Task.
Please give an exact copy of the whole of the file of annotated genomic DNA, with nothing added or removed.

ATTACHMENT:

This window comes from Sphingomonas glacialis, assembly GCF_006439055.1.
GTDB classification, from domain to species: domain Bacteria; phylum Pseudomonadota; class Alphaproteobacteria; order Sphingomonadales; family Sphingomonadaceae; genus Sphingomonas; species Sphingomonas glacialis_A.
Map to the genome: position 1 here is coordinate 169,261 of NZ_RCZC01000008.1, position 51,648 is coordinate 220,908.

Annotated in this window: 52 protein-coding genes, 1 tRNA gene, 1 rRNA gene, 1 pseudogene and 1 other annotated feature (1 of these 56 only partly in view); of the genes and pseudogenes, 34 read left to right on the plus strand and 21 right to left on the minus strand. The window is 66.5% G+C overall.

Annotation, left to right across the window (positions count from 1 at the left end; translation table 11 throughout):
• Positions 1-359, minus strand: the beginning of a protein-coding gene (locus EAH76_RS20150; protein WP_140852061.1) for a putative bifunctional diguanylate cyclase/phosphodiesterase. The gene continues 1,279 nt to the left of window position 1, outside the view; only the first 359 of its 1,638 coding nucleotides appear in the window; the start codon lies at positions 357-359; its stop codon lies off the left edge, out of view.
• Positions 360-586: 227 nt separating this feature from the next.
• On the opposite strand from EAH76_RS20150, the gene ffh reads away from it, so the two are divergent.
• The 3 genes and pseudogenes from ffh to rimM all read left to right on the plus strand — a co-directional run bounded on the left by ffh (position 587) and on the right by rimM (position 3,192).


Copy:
This window comes from Sphingomonas glacialis, assembly GCF_006439055.1.
GTDB classification, from domain to species: domain Bacteria; phylum Pseudomonadota; class Alphaproteobacteria; order Sphingomonadales; family Sphingomonadaceae; genus Sphingomonas; species Sphingomonas glacialis_A.
Map to the genome: position 1 here is coordinate 169,261 of NZ_RCZC01000008.1, position 51,648 is coordinate 220,908.

Annotated in this window: 52 protein-coding genes, 1 tRNA gene, 1 rRNA gene, 1 pseudogene and 1 other annotated feature (1 of these 56 only partly in view); of the genes and pseudogenes, 34 read left to right on the plus strand and 21 right to left on the minus strand. The window is 66.5% G+C overall.

Annotation, left to right across the window (positions count from 1 at the left end; translation table 11 throughout):
• Positions 1-359, minus strand: the beginning of a protein-coding gene (locus EAH76_RS20150; protein WP_140852061.1) for a putative bifunctional diguanylate cyclase/phosphodiesterase. The gene continues 1,279 nt to the left of window position 1, outside the view; only the first 359 of its 1,638 coding nucleotides appear in the window; the start codon lies at positions 357-359; its stop codon lies off the left edge, out of view.
• Positions 360-586: 227 nt separating this feature from the next.
• On the opposite strand from EAH76_RS20150, the gene ffh reads away from it, so the two are divergent.
• The 3 genes and pseudogenes from ffh to rimM all read left to right on the plus strand — a co-directional run bounded on the left by ffh (position 587) and on the right by rimM (position 3,192).